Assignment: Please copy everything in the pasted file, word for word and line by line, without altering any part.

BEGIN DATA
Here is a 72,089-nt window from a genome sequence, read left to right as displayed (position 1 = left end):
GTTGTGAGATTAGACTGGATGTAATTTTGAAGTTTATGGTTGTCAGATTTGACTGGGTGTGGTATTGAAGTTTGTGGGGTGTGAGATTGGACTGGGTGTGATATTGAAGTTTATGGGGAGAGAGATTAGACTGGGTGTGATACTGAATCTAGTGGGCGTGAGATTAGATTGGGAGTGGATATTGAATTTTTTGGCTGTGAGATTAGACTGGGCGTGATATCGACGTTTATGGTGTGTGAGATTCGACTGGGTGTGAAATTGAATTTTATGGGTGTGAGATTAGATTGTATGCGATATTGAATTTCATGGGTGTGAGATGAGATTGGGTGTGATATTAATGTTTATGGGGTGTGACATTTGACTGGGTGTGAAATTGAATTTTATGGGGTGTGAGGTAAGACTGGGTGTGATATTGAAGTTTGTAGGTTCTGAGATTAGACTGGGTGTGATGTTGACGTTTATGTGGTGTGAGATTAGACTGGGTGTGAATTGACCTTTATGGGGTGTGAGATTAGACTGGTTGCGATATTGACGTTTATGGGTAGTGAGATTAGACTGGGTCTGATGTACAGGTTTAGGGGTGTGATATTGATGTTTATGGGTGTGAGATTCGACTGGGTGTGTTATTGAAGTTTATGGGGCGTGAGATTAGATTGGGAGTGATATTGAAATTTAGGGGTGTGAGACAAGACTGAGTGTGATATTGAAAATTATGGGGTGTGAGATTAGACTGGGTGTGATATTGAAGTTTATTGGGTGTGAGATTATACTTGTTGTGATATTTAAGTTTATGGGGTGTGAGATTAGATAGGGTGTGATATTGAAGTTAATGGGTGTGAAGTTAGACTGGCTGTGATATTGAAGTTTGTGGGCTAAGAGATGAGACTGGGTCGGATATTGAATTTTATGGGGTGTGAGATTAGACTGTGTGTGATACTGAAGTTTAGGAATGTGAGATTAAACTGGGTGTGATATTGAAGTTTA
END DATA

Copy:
Here is a 72,089-nt window from a genome sequence, read left to right as displayed (position 1 = left end):
GTTGTGAGATTAGACTGGATGTAATTTTGAAGTTTATGGTTGTCAGATTTGACTGGGTGTGGTATTGAAGTTTGTGGGGTGTGAGATTGGACTGGGTGTGATATTGAAGTTTATGGGGAGAGAGATTAGACTGGGTGTGATACTGAATCTAGTGGGCGTGAGATTAGATTGGGAGTGGATATTGAATTTTTTGGCTGTGAGATTAGACTGGGCGTGATATCGACGTTTATGGTGTGTGAGATTCGACTGGGTGTGAAATTGAATTTTATGGGTGTGAGATTAGATTGTATGCGATATTGAATTTCATGGGTGTGAGATGAGATTGGGTGTGATATTAATGTTTATGGGGTGTGACATTTGACTGGGTGTGAAATTGAATTTTATGGGGTGTGAGGTAAGACTGGGTGTGATATTGAAGTTTGTAGGTTCTGAGATTAGACTGGGTGTGATGTTGACGTTTATGTGGTGTGAGATTAGACTGGGTGTGAATTGACCTTTATGGGGTGTGAGATTAGACTGGTTGCGATATTGACGTTTATGGGTAGTGAGATTAGACTGGGTCTGATGTACAGGTTTAGGGGTGTGATATTGATGTTTATGGGTGTGAGATTCGACTGGGTGTGTTATTGAAGTTTATGGGGCGTGAGATTAGATTGGGAGTGATATTGAAATTTAGGGGTGTGAGACAAGACTGAGTGTGATATTGAAAATTATGGGGTGTGAGATTAGACTGGGTGTGATATTGAAGTTTATTGGGTGTGAGATTATACTTGTTGTGATATTTAAGTTTATGGGGTGTGAGATTAGATAGGGTGTGATATTGAAGTTAATGGGTGTGAAGTTAGACTGGCTGTGATATTGAAGTTTGTGGGCTAAGAGATGAGACTGGGTCGGATATTGAATTTTATGGGGTGTGAGATTAGACTGTGTGTGATACTGAAGTTTAGGAATGTGAGATTAAACTGGGTGTGATATTGAAGTTTA